On this subject, it’s a fundamental cornerstone of my own socialism that education is a key part of the mix in creating a society which strives towards social justice and a sense of egalitarianism. To me it seems that state education up to and including second level is a necessity. I’m strongly aware that there is a tension between libertarianism and statism in this area, and it’s a tension I share myself. It seems illiberal to force parents to send children to state schools yet not to do so leads to a pooling of social groups that even our new social mobility is not going to alter. Indeed our new much vaunted wealth is leading to a renewed emphasis on private second level education as ‘free’ third level frees up resources for the middle classes keen (and genuinely so) to ‘ensure the best’ for their children. Yet, there are arguments for a comprehensive system going well beyond curriculum to promote social solidarity. Lest this sound like a completely authoritarian approach I’d suggest that there are models available that would permit a degree of flexibility in terms of allowing actually greater autonomy for parents and children in organising aspects of their education (and here I’m thinking of home schooling, religious tuition, etc) around a core of the comprehensive curriculum.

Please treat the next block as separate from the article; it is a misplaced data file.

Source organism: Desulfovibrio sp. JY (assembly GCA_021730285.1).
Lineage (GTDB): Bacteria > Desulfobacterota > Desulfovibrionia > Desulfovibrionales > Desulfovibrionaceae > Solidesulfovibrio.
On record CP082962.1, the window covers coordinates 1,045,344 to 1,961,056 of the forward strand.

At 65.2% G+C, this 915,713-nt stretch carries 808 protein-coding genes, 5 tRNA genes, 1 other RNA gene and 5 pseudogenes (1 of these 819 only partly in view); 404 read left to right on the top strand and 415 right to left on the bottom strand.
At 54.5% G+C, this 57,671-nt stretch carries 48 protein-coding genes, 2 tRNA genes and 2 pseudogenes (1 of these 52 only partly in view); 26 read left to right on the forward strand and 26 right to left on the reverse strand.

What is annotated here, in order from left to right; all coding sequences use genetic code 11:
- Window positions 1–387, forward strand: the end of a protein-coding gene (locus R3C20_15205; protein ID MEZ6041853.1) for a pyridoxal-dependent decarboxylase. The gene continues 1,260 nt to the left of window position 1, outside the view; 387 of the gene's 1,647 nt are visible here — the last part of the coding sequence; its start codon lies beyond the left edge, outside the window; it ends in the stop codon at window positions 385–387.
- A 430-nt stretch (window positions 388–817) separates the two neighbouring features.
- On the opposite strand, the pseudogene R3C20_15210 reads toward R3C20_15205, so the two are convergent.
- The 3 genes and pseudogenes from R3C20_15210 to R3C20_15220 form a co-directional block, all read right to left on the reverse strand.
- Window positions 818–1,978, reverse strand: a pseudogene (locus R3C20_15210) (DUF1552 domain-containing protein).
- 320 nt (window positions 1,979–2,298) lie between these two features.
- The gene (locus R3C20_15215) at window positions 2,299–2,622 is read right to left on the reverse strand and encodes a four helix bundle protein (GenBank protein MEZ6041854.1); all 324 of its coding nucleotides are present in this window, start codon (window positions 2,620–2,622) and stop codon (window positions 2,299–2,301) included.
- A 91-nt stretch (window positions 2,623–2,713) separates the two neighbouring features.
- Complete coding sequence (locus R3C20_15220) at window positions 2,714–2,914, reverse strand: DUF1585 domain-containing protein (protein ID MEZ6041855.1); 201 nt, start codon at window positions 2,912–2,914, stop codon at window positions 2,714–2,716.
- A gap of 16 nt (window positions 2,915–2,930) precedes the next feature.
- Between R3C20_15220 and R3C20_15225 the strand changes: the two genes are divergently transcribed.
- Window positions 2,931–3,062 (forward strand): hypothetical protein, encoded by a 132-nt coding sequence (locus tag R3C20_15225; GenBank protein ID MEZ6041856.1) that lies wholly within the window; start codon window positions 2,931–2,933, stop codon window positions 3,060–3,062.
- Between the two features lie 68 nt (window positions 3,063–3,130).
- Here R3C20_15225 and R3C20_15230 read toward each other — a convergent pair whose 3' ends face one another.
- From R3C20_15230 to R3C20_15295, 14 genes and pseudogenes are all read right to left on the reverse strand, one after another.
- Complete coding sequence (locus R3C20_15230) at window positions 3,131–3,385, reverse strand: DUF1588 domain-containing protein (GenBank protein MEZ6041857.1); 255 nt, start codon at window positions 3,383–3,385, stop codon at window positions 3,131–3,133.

I was reading in Prospect about Tony Crosland, author of the Future of Socialism and British Labour Party theorist who had struggled to implement comprehensive education. As Denis MacShane writes:
Crosland’s [other] sustained argument was on secondary education, which he saw then, as it is now, as the Achilles heel of building a reformist, classless, creative Britain. In his book, he called for 75 per cent of all places in private schools to be given to a range of pupils from all backgrounds. Comprehensive schools should be based on streaming by ability. Crosland would turn theory into practice when he became education secretary in 1965. His famous circular 10/65, which “requested” local education authorities to move toward comprehensive education, is today widely recognised as a disaster. His junior minister, the much tougher, more experienced Reg Prentice, begged Crosland to make the verb “required,” not “requested”—an order, not a plea. Crosland refused. As a result, instead of a major reorganisation of education on a par with the creation of the NHS after 1945, the move to comprehensive schooling was a long drawn-out agony, with a leakage of richer families to private schools.